Thursday, February 3, 2011

sob..sob.. R.I.P. WHS


With the horrible rain coming down outside, I can't help but feel even more depressed about the state of things to come. Sadly today Microsoft rolled out its release candidate version of Windows Home Server Version 2 code named Vail. What's sad is that despite numerous emails from loyal and happy WHS V1 users, requesting Microsoft to not remove Drive Extender, a key component in V1, Microsoft has chosen to remove DE. Without DE, I can't see the point of having a Home Server anymore. If it's hard to follow what I'm saying, well let me start at the begining...

Back in January 2007, I heard rumors of a new product being developed by Microsoft that would revolutionize the computer industry. The rumors were suggesting a new operating system, that would bring server technology, normally found at large corporations, to the everyday consumer in the form of a home server. Why would the average home user need an operating system similar to those found in large corporations. Well in a nutshell, data backup. You see, the average home user was slowly being introduced into the world of digital cameras, digital video, and digital music. Where was all this digital content being stored, on their home computers, but home computers weren't intended to store such vast amounts of digital media, at least not safely. Having run a success computer business that started in the early 90's, I was growing all to familiar with the dreaded phone calls requesting me to salvage people's digital content from failed hard drives. More times than not this exercise proved futile, and most people were learning the scary facts that once digital media is lost, it's lost forever. Even I, being an avid computer user, suffered a catastrophic hard drive failure losing over 40GB (a huge amount back in 2005) of precious digital content. But the rumors that Microsoft, the greatest software company in the world, was going to design an operating system that would eliminate lost digital media, rekindled my appreciation for the computer industry.

Microsoft's Windows Home Sever Claims
  • Centralized backup - Allows backup of up to 10 PCs, using Single-instance storage technology to avoid multiple copies of the same file, even if that file exists on multiple PCs.
  • Health monitoring - Can centrally track the health of all PCs on the network, including antivirus and firewall status.
  • File sharing - Offers network shares for computers to store the files remotely, acting as a network-attached storage device. Separate categories are provided for common file types like Documents, Music, Pictures and Videos. The files are indexed for fast searching.
  • Printer sharing - Allows a centralized print server to handle print jobs for all users.
  • Shadow Copy - Takes advantage of Volume Shadow Copy Service to take point in time snapshots that allow older versions of files to be recovered. (** Drive Extender **)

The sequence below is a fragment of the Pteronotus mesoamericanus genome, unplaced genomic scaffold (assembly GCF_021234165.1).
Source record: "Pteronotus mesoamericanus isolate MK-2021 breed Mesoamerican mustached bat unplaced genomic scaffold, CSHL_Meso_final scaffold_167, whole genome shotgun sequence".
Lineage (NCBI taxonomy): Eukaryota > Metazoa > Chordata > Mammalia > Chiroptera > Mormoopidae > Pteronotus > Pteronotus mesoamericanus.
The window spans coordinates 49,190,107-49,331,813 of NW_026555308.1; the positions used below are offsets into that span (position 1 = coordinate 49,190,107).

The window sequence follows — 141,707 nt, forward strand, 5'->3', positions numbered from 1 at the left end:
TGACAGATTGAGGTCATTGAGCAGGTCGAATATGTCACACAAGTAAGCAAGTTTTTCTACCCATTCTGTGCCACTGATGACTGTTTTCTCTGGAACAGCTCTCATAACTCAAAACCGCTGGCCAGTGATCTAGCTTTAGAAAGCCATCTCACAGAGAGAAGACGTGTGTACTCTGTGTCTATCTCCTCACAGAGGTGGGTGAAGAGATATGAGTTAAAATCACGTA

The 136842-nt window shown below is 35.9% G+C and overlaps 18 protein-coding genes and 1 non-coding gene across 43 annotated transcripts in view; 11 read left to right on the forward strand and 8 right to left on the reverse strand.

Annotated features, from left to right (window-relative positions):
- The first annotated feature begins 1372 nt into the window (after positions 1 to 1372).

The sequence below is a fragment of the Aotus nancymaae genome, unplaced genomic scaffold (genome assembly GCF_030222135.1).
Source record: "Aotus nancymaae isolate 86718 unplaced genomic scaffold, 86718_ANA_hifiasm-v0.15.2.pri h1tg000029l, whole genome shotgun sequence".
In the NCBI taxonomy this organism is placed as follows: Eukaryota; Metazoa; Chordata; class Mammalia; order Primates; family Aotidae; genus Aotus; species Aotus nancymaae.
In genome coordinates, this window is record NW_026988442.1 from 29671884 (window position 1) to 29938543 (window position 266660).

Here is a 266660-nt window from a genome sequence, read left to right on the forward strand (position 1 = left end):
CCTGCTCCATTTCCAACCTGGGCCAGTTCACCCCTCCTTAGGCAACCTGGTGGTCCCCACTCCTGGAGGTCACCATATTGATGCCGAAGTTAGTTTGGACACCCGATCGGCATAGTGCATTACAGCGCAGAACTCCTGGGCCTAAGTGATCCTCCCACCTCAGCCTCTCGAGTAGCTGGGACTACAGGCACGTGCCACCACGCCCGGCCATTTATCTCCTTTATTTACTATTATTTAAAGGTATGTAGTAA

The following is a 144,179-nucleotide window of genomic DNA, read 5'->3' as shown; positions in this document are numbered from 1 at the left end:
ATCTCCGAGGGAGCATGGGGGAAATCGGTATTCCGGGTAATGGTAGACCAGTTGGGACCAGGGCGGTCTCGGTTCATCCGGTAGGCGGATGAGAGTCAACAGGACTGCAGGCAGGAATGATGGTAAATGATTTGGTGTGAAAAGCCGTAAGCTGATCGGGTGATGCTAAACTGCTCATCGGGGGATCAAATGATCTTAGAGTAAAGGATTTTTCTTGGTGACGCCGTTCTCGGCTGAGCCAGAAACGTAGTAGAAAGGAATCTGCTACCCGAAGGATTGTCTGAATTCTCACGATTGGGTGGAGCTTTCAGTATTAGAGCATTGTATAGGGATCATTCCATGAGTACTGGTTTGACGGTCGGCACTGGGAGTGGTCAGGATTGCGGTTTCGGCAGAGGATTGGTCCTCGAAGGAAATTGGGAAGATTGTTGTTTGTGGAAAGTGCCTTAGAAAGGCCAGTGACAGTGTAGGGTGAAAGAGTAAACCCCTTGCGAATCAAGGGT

• Headless operation - No monitor or keyboard is required to manage the device. Remote administration is performed by using the Windows Home Server Console client software provided in the bundle. Also supports Remote Desktop Services connections to the server while connected to the same LAN.
  • Remote access gateway - Allows remote access to any connected PC on the network, including the server itself, over the Internet.
  • Media streaming - Can stream media to an Xbox 360 or other devices supporting Windows Media Connect.
  • Selective data redundancy - Guards against a single drive failure by duplicating selected data across multiple drives. (** Drive Extender **)
  • Expandable storage - Provides a unified single and easily expandable storage space, removing the need for drive letters. (** Drive Extender **)
  • Extensibility through add-Ins - Add-Ins allow third-party developers to extend the features and functionality of the server. Add-Ins can be developed using the Windows Home Server SDK, to provide additional services to the client computers or work with the data already on the server. Add-Ins can also be ASP.NET applications, hosted in IIS 6 running on WHS.
  • Server backup - Backs up files which are stored within shared folders on the server to an external hard drive. (** Drive Extender **)

The claims seemed to be too good to be true, so I immediately signed up for beta testing of Microsoft's new operating system and within a few days I had, my own Beta Version WHS. In November of 2007, WHS was finally released to the public. Unfortunately WHS, was a little before it's time, and the costs of owning a Home Server, was slightly out of reach for most households. Selling people insurance for their digital media was almost impossible, unless they had already experienced the loss.

Today I received an email from We Got Served, a website that offered the legions of WHS users a forum to express themselves, and seek guidance. The email went on to say that the team at We Got Served, had a copy of Vail, and it was indeed lacking the Drive Extender software, a blow that has rocked my faith in Microsoft. Microsoft a company, that can produce such amazing software, also can create some horrific blunders. From the highs of windows 95, 2000, XP, WHS, and 7 to the lows of windows ME, Vista, and most certainly Vail. When my 12 Terabyte WHS no longer functions, then I will be turning my attention to Amahi, a Home Server distribution based on the Linux operating system, which incorporates Greyhole a Linux version of Drive Extender .

For those who have already abandoned WHS, post a comment to let me know how you're progress has gone, or send me an email. I welcome exchanging strategies 



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